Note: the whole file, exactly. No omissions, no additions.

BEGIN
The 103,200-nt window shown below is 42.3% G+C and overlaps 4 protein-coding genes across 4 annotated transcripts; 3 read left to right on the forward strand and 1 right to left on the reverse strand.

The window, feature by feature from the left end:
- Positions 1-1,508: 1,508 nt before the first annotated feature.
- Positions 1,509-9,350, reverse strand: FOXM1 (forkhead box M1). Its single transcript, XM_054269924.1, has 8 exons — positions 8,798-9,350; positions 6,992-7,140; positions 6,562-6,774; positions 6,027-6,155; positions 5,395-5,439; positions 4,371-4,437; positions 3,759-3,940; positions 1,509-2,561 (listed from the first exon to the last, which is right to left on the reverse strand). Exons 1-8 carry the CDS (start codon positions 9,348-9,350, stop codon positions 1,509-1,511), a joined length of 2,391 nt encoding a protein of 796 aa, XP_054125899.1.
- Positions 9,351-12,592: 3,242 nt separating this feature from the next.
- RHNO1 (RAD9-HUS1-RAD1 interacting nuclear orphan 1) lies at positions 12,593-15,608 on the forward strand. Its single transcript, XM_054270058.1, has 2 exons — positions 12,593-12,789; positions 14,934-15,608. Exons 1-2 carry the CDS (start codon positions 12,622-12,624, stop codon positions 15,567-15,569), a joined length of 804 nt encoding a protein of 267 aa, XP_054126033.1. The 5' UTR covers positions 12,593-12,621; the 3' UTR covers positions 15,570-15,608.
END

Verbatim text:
The 103,200-nt window shown below is 42.3% G+C and overlaps 4 protein-coding genes across 4 annotated transcripts; 3 read left to right on the forward strand and 1 right to left on the reverse strand.

The window, feature by feature from the left end:
- Positions 1-1,508: 1,508 nt before the first annotated feature.
- Positions 1,509-9,350, reverse strand: FOXM1 (forkhead box M1). Its single transcript, XM_054269924.1, has 8 exons — positions 8,798-9,350; positions 6,992-7,140; positions 6,562-6,774; positions 6,027-6,155; positions 5,395-5,439; positions 4,371-4,437; positions 3,759-3,940; positions 1,509-2,561 (listed from the first exon to the last, which is right to left on the reverse strand). Exons 1-8 carry the CDS (start codon positions 9,348-9,350, stop codon positions 1,509-1,511), a joined length of 2,391 nt encoding a protein of 796 aa, XP_054125899.1.
- Positions 9,351-12,592: 3,242 nt separating this feature from the next.
- RHNO1 (RAD9-HUS1-RAD1 interacting nuclear orphan 1) lies at positions 12,593-15,608 on the forward strand. Its single transcript, XM_054270058.1, has 2 exons — positions 12,593-12,789; positions 14,934-15,608. Exons 1-2 carry the CDS (start codon positions 12,622-12,624, stop codon positions 15,567-15,569), a joined length of 804 nt encoding a protein of 267 aa, XP_054126033.1. The 5' UTR covers positions 12,593-12,621; the 3' UTR covers positions 15,570-15,608.